By Gary Najjarian
It shouldn’t come as a surprise for fans of any artist to discover that their hero has used drugs. Art is, among other things, a platform to express personal strife and mental illness. It also has the ability to send tremors through the status quo by challenging norms as well as being an opiate for everyday life. Drug use itself is not far off in that regard.
From “turning on, tuning in, and dropping out” as a way to shed the constraints of stifling norms during the 60’s generation to hip-hop’s narratives of selling drugs just to survive, drugs and art have seemingly been woven into the same fabric. Usage and dependency often embody the same deviancy of artistry itself, whose practitioners are “outside the status quo” and too creative to contend with the demands of everyday life. According to statistics, this “deviancy” is also on the rise.
What these numbers show is that more people consume illicit drugs now compared to 2002, suggesting that drug use is becoming more of an everyday occurrence for people over the last 10 years. If this is any indication, maybe the “status quo” are beginning to acknowledge and accept drug use.
Yet as much as usage and dependency in our culture is on the rise, it continues to be perceived as being intertwined with the creative mind.
The Tortured Soul
Some hold the opinion that death and overdoses are “the inevitable fate for the tortured soul,” and that the best art is made strictly from the most afflicted of people, who pay the ultimate price for being so creative. Popular music culture has always romanticized the cult of personality of figures like Jim Morrison, a person too wild, too creative to just settle for an everyday life. Their drug use often takes on the form of a harrowing epic that becomes a survivor’s tale if they live to tell it, and a romanticized tragedy if they don’t.
For many iconic artists, however, their drug use can often become inseparable from their own work.
Lou Reed, for instance, couldn’t have cooked up the lyrics to “Heroin” if he didn’t inject the titular substance himself. George Clinton could not be the cosmic tune-smith he was without handfuls of psychedelics. Syd Barrett made arguably his best music as his sanity was slipping away. And Amy Winehouse could not sing so soulfully were it not for her addictions (While we all, as fans, sang along to “no, no, no”).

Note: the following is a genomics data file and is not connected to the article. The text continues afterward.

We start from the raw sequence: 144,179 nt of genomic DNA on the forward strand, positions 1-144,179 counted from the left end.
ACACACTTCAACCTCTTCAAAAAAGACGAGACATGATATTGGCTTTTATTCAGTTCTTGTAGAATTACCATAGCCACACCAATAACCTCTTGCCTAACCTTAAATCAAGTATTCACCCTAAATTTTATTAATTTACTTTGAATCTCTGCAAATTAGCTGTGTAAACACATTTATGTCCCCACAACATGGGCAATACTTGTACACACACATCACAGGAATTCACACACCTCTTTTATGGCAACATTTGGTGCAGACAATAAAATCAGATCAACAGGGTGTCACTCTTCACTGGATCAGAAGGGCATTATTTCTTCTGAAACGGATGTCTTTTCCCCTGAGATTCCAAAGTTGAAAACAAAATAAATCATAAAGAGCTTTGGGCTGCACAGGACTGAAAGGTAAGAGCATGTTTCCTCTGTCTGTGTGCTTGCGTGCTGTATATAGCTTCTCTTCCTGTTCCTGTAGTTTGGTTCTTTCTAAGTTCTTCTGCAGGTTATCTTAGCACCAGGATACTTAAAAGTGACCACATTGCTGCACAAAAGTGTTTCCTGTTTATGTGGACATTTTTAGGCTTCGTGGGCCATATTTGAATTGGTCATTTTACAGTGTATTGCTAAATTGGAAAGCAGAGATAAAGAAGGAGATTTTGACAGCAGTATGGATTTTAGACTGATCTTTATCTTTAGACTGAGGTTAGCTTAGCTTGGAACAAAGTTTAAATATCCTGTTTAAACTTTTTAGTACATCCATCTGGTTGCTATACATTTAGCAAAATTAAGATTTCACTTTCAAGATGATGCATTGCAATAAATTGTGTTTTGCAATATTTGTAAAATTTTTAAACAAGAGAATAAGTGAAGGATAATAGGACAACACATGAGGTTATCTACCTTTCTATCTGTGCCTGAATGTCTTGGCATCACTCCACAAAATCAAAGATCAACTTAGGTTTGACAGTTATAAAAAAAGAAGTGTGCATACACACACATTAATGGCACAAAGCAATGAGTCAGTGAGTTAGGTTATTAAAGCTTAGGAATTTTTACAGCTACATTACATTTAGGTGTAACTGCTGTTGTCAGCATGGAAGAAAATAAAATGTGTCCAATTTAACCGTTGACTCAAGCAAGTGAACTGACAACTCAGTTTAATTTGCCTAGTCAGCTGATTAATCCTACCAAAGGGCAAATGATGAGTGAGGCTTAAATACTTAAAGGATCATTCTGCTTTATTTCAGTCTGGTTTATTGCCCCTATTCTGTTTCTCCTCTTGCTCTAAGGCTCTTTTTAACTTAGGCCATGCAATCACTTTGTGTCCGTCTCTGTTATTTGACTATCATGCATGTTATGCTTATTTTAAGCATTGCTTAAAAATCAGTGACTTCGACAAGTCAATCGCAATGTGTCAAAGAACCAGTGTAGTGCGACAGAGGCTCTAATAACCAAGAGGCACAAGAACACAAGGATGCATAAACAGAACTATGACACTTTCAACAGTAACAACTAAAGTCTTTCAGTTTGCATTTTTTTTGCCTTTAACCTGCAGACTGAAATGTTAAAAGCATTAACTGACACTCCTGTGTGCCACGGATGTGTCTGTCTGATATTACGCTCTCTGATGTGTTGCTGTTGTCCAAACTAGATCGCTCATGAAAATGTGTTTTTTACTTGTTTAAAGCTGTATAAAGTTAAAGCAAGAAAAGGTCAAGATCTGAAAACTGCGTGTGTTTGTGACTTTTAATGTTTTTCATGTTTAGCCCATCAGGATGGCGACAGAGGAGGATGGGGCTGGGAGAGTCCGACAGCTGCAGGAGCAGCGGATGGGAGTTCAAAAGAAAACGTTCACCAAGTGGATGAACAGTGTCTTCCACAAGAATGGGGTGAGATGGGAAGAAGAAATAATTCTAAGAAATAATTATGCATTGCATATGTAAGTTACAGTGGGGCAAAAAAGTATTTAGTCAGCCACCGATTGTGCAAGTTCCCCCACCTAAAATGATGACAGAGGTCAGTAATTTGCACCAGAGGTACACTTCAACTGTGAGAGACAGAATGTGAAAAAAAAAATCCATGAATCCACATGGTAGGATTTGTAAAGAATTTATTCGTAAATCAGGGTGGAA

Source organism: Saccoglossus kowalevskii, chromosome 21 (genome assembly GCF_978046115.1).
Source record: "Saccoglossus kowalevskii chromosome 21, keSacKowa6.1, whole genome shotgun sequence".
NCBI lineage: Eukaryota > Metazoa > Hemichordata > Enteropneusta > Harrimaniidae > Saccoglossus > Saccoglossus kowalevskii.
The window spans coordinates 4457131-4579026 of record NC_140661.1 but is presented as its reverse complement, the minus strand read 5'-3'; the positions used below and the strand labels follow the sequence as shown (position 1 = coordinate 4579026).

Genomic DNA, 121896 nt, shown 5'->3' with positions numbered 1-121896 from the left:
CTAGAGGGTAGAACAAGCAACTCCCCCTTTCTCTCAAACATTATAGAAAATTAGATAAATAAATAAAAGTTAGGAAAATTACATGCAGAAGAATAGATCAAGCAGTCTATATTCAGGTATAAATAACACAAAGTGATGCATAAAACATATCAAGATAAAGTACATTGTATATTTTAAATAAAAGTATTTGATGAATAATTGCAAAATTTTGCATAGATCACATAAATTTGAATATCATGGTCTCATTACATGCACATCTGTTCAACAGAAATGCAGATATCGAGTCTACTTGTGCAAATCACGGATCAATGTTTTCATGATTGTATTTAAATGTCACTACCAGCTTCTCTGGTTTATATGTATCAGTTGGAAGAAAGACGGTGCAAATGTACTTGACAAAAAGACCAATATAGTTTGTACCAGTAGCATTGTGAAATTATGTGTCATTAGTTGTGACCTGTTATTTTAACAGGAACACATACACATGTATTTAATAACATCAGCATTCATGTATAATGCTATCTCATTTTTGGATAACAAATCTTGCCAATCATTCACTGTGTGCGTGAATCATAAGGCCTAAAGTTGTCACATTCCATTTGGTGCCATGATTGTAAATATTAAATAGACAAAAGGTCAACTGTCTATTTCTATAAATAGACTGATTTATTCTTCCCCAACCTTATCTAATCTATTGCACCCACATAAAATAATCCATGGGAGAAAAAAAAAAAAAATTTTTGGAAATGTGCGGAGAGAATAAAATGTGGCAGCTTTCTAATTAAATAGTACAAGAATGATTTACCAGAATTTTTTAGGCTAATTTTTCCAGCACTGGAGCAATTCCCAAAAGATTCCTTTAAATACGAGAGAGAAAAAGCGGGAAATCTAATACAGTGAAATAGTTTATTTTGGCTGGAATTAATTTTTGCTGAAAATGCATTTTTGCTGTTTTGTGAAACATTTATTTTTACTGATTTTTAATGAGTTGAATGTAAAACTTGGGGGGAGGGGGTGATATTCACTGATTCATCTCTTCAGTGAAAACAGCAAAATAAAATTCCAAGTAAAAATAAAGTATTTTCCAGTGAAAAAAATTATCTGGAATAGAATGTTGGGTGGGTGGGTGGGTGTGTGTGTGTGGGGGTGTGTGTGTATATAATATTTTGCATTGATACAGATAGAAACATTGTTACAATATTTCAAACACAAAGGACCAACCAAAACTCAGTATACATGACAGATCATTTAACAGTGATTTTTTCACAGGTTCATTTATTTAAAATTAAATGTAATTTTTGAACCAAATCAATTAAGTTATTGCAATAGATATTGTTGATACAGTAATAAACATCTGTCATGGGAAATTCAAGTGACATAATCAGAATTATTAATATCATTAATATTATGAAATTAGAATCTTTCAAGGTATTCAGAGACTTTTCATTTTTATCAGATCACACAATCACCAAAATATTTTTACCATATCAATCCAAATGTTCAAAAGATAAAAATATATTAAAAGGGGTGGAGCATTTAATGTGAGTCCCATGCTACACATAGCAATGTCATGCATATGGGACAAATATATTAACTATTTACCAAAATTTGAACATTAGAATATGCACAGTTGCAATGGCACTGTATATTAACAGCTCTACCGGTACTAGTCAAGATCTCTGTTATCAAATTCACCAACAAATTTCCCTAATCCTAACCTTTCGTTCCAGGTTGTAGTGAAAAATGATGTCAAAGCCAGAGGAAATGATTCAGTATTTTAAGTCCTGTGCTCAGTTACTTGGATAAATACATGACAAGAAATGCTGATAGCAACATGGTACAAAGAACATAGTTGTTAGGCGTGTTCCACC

The more you think about their drug use, the more you begin to paint an artist’s (supposed) internal life with much broader strokes. Their actual health takes a backseat to the pursuit of some artistic ideal. Rehabilitation and therapy seem to represent some kind of restriction to their creative impulses, a form of “selling out” by taming that dark corner of their mind. Ultimately, the affliction is always a necessary variable to our wild and rather aloof imaginations of fandom.
Rotors of Dependency
Some scientific research suggests that it’s not so much the drug use itself that propels the creativity of our fallen heroes so much as debilitating mental illness. One particular study, published in the Creativity Research Journal, says that “madness seems to be the rotor of creativity, but also the rotor of dependency.” It is believed if an artist is caught in the throes of mental illness, they could very well create the highest of art. However, that also comes along with a similar impulse to consume drugs.
Dependency runs parallel to that creative drive, but while art can soothe the troubled soul, dependency takes its eventual toll both physically and mentally. An artist creates by the very same impulse that drives them to their illicit drug use. Yet while the previous notion is not outright false, it is also not altogether true.